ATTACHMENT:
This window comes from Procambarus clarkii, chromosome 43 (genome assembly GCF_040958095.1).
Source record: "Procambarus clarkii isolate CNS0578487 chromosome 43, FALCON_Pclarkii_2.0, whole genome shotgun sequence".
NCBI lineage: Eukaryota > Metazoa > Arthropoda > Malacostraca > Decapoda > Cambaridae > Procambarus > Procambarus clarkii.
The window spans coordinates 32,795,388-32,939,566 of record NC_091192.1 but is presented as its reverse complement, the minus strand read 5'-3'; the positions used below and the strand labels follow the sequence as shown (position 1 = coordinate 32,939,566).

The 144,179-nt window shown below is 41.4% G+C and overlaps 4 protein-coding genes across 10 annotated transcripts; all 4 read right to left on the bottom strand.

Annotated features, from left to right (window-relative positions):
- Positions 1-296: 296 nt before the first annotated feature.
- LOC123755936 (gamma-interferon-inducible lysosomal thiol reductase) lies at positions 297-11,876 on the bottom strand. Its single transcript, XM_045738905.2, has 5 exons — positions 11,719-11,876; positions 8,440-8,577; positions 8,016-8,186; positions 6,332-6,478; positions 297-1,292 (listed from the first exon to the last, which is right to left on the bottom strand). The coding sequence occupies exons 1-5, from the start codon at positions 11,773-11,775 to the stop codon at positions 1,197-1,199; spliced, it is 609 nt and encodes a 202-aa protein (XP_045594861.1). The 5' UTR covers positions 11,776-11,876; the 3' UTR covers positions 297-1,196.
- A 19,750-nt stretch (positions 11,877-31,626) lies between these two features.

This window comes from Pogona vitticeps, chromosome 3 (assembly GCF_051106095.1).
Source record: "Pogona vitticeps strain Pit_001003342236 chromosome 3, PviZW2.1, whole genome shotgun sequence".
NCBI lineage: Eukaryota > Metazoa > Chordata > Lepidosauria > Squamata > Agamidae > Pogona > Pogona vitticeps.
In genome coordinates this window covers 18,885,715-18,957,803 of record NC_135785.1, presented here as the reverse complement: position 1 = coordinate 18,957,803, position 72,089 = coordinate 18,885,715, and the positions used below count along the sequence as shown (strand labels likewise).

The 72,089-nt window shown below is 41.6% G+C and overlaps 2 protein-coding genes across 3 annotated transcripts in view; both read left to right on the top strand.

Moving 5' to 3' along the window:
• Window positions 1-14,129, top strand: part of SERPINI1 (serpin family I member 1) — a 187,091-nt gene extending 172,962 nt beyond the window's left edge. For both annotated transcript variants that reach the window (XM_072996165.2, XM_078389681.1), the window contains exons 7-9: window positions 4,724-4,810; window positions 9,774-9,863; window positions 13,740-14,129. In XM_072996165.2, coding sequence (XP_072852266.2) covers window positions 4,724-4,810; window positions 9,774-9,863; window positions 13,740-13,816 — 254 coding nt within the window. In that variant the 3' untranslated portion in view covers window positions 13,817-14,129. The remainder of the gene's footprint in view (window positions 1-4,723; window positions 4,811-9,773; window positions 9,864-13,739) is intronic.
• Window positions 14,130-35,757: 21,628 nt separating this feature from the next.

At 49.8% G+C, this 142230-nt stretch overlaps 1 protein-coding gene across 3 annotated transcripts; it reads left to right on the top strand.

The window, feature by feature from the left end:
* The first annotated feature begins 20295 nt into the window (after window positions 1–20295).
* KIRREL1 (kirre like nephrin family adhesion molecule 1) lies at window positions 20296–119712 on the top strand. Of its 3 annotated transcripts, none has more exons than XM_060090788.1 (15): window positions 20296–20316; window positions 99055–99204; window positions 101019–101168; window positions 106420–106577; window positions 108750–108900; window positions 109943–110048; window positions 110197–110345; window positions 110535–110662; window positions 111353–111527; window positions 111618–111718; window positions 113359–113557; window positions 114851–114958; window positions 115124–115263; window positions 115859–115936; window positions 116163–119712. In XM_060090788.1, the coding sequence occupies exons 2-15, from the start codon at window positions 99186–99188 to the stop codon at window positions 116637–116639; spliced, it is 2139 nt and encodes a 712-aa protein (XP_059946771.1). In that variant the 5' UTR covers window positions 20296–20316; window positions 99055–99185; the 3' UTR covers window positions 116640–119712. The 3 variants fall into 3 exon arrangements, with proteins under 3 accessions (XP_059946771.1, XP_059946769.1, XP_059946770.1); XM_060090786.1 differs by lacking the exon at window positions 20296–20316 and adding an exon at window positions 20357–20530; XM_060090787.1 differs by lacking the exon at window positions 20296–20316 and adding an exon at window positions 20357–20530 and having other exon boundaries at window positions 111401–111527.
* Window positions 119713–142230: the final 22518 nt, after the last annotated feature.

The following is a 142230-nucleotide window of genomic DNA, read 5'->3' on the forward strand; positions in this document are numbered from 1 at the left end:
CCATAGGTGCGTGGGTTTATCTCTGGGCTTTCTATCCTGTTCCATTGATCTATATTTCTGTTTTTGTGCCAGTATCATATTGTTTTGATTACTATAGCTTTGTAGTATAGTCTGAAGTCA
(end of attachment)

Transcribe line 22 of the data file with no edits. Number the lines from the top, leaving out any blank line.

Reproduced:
* Window positions 119713–142230: the final 22518 nt, after the last annotated feature.